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How does a second mortgage work?
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How does a second mortgage work?

Most homeowners pay for their homes by taking out a mortgage, which they repay by making payments over time. Loan payments that are made toward the mortgage principal build up equity in your home, increasing the percentage of the home that you actually own.

You can use that equity as collateral to take out another loan known as a second mortgage, allowing you to pay for major expenses such as home remodeling. Home equity lines of credit and home equity loans are two common types of second mortgage.

Second mortgages are a popular method of refinancing your original mortgage, but you’ll need to consider various factors before choosing a lender.


The amount of a second mortgage for which you will qualify depends on factors such as your equity, income and credit score. Individual lenders will also determine their borrowing limits by considering your debt-to-income (DTI) ratio and the loan-to-value (LTV) ratio of your home.

DTI is the ratio of your total debts to your total income, which is calculated by dividing what you owe by what you make. This value indicates your ability to repay a loan, and most lenders consider a DTI of less than 40% to be favorable for a second mortgage.

An LTV ratio is the ratio of the amount of the loan to the amount of the equity you have in your home. In the case of a second mortgage, the LTV is the value of your loan divided by the value of your equity. Lenders typically set the maximum amount they’re willing to lend on a second mortgage as a percentage of your equity, usually 80%. Assume for this example that the fair market value of your house is $350K and you still owe $150K on it, which means that your equity is $200K ($350K - $150K). A lender that sets a maximum LTV of 80% would thus be willing to lend you ($200K x 0.80) = $160K for your second mortgage.

In addition to equity and debt limits, lenders may also place an overall maximum limit on the amount of the loan. Many lenders also require their loans to conform to guidelines from government agencies such as the Federal Housing Finance Agency (FHFA).


As with any loan, the principal and interest are the primary costs of a secondary mortgage. However, second mortgages do incur additional costs that can vary greatly depending on the lender. Some of these fees are fixed amounts, while others are a percentage of the loan. These fees can run into thousands of dollars for some lenders, so it’s important that the loan be large enough and the savings in interest costs great enough to justify these costs.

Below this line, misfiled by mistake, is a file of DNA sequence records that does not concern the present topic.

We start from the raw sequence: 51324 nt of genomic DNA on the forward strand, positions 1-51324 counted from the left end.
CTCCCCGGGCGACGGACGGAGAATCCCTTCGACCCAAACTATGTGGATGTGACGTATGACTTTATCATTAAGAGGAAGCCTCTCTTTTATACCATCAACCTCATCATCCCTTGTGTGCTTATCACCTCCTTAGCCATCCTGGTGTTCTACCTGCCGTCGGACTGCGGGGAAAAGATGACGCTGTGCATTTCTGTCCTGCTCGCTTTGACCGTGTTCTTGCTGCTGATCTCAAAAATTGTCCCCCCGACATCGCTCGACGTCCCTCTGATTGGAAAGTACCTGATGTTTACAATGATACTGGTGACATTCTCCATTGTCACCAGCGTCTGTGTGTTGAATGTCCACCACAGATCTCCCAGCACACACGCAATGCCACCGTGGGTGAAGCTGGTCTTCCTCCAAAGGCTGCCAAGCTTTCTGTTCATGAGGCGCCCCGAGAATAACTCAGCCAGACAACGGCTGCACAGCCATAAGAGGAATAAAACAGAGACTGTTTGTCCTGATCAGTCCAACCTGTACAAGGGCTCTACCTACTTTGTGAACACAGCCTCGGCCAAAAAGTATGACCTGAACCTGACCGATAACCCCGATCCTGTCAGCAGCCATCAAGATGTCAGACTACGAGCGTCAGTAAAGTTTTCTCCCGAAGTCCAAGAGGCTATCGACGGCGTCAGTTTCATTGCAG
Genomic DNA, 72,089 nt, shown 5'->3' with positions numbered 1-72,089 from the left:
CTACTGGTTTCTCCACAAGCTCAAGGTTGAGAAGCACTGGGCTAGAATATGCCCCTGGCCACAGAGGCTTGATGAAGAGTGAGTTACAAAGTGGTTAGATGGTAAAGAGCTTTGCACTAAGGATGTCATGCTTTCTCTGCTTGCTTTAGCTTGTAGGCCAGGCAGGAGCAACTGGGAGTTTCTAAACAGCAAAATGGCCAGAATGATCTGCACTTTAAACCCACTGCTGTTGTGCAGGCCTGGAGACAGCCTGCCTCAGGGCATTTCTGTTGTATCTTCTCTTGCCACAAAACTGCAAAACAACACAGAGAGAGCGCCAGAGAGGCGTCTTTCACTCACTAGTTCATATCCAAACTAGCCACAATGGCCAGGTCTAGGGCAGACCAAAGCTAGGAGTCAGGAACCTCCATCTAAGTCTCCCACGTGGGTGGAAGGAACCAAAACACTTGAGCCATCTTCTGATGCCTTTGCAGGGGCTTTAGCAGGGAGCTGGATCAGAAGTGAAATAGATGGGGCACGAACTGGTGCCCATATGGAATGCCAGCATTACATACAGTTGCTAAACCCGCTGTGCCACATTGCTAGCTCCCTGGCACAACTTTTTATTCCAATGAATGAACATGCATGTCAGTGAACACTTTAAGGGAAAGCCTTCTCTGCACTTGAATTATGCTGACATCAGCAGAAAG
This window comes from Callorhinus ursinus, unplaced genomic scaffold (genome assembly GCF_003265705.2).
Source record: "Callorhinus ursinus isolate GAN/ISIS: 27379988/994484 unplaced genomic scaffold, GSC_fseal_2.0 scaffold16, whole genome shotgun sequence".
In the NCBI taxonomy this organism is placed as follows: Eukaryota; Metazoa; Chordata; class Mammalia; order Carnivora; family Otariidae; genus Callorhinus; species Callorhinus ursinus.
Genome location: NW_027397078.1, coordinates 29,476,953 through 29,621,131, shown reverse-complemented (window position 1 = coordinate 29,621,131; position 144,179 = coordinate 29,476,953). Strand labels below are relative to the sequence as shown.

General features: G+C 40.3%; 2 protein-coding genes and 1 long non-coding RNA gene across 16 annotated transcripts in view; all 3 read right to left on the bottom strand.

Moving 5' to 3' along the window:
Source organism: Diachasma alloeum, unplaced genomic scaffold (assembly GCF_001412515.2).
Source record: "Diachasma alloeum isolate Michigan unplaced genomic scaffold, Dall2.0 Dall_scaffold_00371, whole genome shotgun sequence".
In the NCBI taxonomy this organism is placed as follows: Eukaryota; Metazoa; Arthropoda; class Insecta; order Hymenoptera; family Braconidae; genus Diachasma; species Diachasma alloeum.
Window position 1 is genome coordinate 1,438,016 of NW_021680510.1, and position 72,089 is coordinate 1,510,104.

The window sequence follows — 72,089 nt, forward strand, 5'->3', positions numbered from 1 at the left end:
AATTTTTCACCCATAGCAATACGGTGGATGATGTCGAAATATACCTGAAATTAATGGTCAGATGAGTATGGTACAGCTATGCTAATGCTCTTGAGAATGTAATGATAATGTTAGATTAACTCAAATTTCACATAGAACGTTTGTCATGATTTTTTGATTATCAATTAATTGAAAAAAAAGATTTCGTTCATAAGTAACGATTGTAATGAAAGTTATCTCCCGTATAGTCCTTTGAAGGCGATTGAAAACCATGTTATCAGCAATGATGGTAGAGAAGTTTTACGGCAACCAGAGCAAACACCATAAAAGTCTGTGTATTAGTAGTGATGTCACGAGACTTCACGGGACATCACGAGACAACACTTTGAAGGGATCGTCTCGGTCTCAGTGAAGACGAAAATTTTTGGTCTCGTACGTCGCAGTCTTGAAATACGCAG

The closing costs on a second mortgage can include the following:

  • Origination fees

  • Credit check fees

  • Appraisal costs

  • Mortgage insurance

Origination fees are what you pay the lender to process you application, technically known as originating the loan. These include application fees, processing fees and underwriting fees.

Some lenders also charge a fee for pulling your credit report, commonly known as a hard inquiry. A soft pull is just a check of your credit score that many lenders perform when pre-qualifying your application, and shouldn’t incur a cost to you.

Lenders need to know what your house is worth before they can approve your loan. Many lenders simply do a drive-by appraisal, which is just a quick check to ensure that your house is similar to other houses of a certain value in that neighborhood, or rely on automated valuation models. Other lenders, especially banks, require a formal appraisal from a professional appraiser, the cost of which would be included in your loan.

Lenders generally require, or at least prefer, that your equity be above a certain percentage of your home’s value, typically 20%. If it’s below this preferred level, you’re likely to need mortgage insurance to protect the lender in the event you default on your payments. The premiums will be included in your payments if your loan requires mortgage insurance.

Cash-out refinancing

Cash-out refinancing is a way to refinance an existing mortgage without taking out a second mortgage. This method involves taking out a new mortgage that replaces the first mortgage. The new mortgage is for a larger amount than the existing mortgage, and you receive the difference in cash. Essentially, cash-out refinancing allows you to turn some of your equity into cash. Sensible uses of this cash include making improvements to your home, consolidating high-interest debt and starting a business.

Assume, for example, that you have $200K in equity on a house worth $350K, meaning you still owe $150K. You could do a cash-out refinancing for $180K, which is $30K more than you owe on the first mortgage. In this case, you would receive a check for $30K minus closing costs.


Lenders differ considerably in how long they take to process and service loans, even in cases where their interest rates are quite comparable. The time between when you apply for a loan to the time the lender closes on the loan is one of the biggest differences among lenders.

Traditional lenders take an average of 39 days to close on a cash-out refinancing, and 2-6 weeks to close on a HELOC on home equity loan.

A second mortgage can save money when it results in a lower interest rate, assuming closing costs are less than the savings in reduced interest.

It's important to balance what you need with how fast you need it.

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